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Happy Australian Financial New Year! On this monumental day, we have reviews of the two books I’ve been enjoying over the last two weeks or so!

37. Ann-Marie MacDonald – Fall On Your Knees (26 June)

I don’t remember when I got my copy, but I think I purchased it after hearing about it on Oprah’s Book Club over a decade ago. Anyway, I finally picked it up, and…wow.

37 - Fall On Your Knees

Blurb: Following the curves of the twentieth century, Fall On Your Knees takes us from haunted Cape Breton Island in Nova Scotia through the battlefields of World War I into the emerging jazz scene of New York City, and immerses us in the lives of four unforgettable sisters.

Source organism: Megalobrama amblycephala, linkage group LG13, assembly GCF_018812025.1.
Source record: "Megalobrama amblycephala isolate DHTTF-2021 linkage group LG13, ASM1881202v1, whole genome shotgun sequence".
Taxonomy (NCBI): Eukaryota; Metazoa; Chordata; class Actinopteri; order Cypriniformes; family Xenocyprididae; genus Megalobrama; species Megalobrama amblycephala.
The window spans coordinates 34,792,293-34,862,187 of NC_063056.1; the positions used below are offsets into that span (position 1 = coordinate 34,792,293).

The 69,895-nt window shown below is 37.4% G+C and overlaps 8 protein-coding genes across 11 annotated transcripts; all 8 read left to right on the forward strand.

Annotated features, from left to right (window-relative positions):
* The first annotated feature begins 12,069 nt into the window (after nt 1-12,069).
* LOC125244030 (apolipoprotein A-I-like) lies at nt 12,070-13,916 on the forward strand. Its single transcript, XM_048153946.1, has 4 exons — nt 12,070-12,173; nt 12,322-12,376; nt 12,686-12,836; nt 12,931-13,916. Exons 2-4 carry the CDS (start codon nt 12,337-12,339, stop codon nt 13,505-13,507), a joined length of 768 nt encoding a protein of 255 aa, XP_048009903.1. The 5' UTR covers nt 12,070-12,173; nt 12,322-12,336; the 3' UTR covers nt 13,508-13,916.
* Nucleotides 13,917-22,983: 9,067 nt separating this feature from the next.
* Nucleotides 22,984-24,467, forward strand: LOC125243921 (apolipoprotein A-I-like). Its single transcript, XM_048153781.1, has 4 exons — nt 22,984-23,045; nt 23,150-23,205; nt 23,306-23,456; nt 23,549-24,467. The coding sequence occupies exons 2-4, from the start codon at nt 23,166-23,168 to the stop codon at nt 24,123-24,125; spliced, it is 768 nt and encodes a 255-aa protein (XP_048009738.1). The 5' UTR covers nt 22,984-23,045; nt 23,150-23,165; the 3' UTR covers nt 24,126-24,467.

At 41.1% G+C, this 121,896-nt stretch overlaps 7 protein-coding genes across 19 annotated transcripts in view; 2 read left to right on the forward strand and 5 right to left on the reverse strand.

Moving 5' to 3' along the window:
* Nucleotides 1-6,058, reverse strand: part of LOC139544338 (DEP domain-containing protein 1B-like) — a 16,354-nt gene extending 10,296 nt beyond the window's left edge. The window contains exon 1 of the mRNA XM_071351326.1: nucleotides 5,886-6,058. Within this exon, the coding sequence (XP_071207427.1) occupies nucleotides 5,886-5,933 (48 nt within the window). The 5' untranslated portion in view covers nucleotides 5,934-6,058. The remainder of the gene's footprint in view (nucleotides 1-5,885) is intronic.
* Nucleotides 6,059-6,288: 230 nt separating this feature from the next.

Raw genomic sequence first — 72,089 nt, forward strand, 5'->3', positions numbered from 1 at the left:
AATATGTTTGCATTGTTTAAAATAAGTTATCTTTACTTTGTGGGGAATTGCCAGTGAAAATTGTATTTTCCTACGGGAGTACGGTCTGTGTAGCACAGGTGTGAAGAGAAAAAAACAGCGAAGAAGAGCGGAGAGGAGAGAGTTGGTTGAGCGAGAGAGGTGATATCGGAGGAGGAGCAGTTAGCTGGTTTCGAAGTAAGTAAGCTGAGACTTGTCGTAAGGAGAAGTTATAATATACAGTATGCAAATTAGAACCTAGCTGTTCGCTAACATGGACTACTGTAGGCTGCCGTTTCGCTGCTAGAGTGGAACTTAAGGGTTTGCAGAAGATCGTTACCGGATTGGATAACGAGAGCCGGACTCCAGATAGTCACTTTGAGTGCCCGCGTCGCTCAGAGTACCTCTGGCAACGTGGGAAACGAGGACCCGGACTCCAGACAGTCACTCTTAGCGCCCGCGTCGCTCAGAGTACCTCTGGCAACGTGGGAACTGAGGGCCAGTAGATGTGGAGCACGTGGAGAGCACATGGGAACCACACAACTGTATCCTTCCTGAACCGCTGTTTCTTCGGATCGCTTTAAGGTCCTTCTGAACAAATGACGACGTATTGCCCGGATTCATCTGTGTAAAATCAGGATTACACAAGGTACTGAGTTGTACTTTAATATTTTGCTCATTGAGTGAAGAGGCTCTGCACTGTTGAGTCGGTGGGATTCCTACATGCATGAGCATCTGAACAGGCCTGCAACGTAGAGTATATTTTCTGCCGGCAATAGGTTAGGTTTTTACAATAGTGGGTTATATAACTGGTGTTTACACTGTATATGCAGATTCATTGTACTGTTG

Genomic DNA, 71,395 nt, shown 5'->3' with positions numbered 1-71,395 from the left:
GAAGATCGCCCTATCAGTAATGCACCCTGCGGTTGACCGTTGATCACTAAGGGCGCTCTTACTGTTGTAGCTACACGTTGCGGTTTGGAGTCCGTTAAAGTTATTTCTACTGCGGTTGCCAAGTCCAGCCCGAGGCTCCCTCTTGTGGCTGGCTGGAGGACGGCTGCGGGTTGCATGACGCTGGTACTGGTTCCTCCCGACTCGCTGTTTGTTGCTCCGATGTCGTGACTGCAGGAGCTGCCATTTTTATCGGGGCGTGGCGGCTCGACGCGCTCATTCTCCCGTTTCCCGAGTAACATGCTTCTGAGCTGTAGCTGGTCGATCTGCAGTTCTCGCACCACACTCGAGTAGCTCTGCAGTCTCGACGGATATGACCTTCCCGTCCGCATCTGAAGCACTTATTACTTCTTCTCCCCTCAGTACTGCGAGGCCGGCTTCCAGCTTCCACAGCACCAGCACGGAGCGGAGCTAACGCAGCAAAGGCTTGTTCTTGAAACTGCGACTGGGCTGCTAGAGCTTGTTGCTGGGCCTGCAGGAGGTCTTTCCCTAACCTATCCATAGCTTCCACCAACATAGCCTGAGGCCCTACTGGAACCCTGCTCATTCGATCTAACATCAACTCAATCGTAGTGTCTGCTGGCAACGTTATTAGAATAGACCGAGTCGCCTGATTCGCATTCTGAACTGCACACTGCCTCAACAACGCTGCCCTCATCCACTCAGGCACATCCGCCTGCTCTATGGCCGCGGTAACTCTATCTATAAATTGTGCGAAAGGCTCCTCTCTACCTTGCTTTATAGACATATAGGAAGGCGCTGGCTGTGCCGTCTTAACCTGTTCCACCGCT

Plot: Amazing. The novel focuses on the one family, and so much happens that it never for a moment felt dull or lacking. Its execution is also amazing—I loved what MacDonald did with the structure and pacing, which are both a beautiful balance of telling an engaging story and keeping the audience in suspense about certain plot points. By the time I reached the final revelation, I was both blown away by its implications, and held in quiet awe and acceptance because everything just falls into place.

Characters: As the blurb indicates, the novel focuses on four sisters. And goodness me, does each sister have her own personality! I loved every of those four sisters as characters, even if I wasn’t particularly keen on one of them (Mercedes)—but even so, I understood why she is who she is, and I don’t begrudge the reasons and circumstances that led to her actions, even if I begrudge those actions themselves. That is a mark of amazing story-telling, which MacDonald clearly shows in abundance.